Financial services are also acting as a key driver of blockchain-related activity in Thailand. In February 2018 the country’s Ministry of Digital Economy and Society signed an MoU with financial inclusion-focused start-up Omise to develop a national blockchain-based payment and digital identity checking system. In March 2018 the chairman of the Bank of Thailand announced that the institution planned to start using blockchain to help with underwriting bonds, stating that this would significantly shorten the process. During the same month, a group of 14 local banks launched the Thailand Blockchain Community, to improve interoperability between financial institutions. The initial focus is for use in generating letters of credit, with the aim of reducing the time it takes to issue the instruments.
The African continent has arguably led the world in terms of the development of mobile payments, particularly in terms of micropayments. Therefore, such transactions have, unsurprisingly, become one of the main focuses of applications for blockchain on the continent. Kenya has emerged as a leading player in this regard, building on its prior success in the development of mobile payments through M-Pesa to launch BitPesa in 2013, a platform that uses blockchain to settle business payments both within sub-Saharan Africa and between the continent and the rest of the world. Furthermore, the country plays host to Bitsoko, a blockchain-based mobile platform for merchants and services that won a $100,000 grant from the Bill and Melinda Gates Foundation in 2015. A key selling-point of using the technology in the region is the reduction of costs, with blockchain lowering the cost of remittances in Africa from 10%-15% of transaction value to around 0.1%-0.2%. Kenya is also home to BitHub Africa, a private sector accelerator for start-ups using blockchain technology, which was established in 2015.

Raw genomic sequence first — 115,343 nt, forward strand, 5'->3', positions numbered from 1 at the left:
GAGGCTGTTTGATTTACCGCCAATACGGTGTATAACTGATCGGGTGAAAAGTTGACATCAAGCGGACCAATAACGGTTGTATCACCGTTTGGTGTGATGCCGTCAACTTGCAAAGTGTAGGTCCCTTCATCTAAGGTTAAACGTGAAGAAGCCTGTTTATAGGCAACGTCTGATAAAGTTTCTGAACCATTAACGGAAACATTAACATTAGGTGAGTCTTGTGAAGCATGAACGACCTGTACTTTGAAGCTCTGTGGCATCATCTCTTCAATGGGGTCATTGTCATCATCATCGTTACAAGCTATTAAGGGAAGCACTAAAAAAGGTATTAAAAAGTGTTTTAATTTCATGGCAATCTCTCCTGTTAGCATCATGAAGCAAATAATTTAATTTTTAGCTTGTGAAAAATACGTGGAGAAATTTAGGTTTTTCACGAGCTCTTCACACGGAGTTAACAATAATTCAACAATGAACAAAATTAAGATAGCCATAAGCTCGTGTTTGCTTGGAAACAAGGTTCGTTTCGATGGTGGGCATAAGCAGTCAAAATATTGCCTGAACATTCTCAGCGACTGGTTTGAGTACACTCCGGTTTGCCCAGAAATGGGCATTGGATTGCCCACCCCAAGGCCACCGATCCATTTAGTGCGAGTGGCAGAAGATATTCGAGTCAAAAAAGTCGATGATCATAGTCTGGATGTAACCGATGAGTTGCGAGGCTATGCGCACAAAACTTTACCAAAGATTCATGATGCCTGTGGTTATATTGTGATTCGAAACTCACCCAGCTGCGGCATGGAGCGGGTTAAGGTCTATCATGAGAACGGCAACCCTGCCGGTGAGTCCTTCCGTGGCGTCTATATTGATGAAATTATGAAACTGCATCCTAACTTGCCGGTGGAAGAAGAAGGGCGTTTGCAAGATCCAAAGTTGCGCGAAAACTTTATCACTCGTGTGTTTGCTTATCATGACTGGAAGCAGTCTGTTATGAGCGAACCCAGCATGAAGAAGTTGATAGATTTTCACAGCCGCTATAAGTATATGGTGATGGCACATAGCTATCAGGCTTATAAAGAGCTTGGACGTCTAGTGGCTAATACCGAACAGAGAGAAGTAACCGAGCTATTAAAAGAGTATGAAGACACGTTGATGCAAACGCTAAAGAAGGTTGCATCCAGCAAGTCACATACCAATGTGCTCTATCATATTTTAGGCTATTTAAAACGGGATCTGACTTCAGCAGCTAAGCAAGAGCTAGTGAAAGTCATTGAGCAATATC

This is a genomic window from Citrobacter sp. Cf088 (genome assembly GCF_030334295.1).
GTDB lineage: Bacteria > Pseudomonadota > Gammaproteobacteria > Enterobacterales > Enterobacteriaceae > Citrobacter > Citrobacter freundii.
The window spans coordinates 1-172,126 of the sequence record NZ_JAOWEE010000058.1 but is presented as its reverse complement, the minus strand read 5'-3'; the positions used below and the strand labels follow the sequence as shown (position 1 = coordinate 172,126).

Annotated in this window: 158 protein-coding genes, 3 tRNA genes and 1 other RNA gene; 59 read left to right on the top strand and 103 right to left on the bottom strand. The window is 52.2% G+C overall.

The Kenyan national authorities are now also working to support further development in this field. In April 2018 the country’s Capital Markets Authority sponsored the World Blockchain Summit, a regional conference on the technology. This move followed a government announcement in February 2018 that it was setting up a blockchain task force headed by Joseph Mucheru, the ICT Cabinet secretary, to establish a roadmap for potential uses of the technology. Mucheru cited education and land as some of the domains where the technology might have the highest potential.
Indeed, the use of blockchain as an alternative to centralised land registries has been one of the main touted applications for the technology in Africa. Proving title to land can present a problem worldwide, but land fraud is a particular problem in less-developed countries with poorer record-keeping infrastructure. This makes the secure nature of the blockchain particularly appealing. In Ghana the government is working with an organisation called Bitland on a pilot project to record title deeds in the Kumasi region of the country using blockchain. It argues this will reduce fraud and allow for increased and more efficient mortgage lending. Addressing these issues could prove vital to ensuring the sustained development of Africa. “Using blockchain can increase confidence in real estate transactions, opening up a huge asset class,” Schrier told OBG.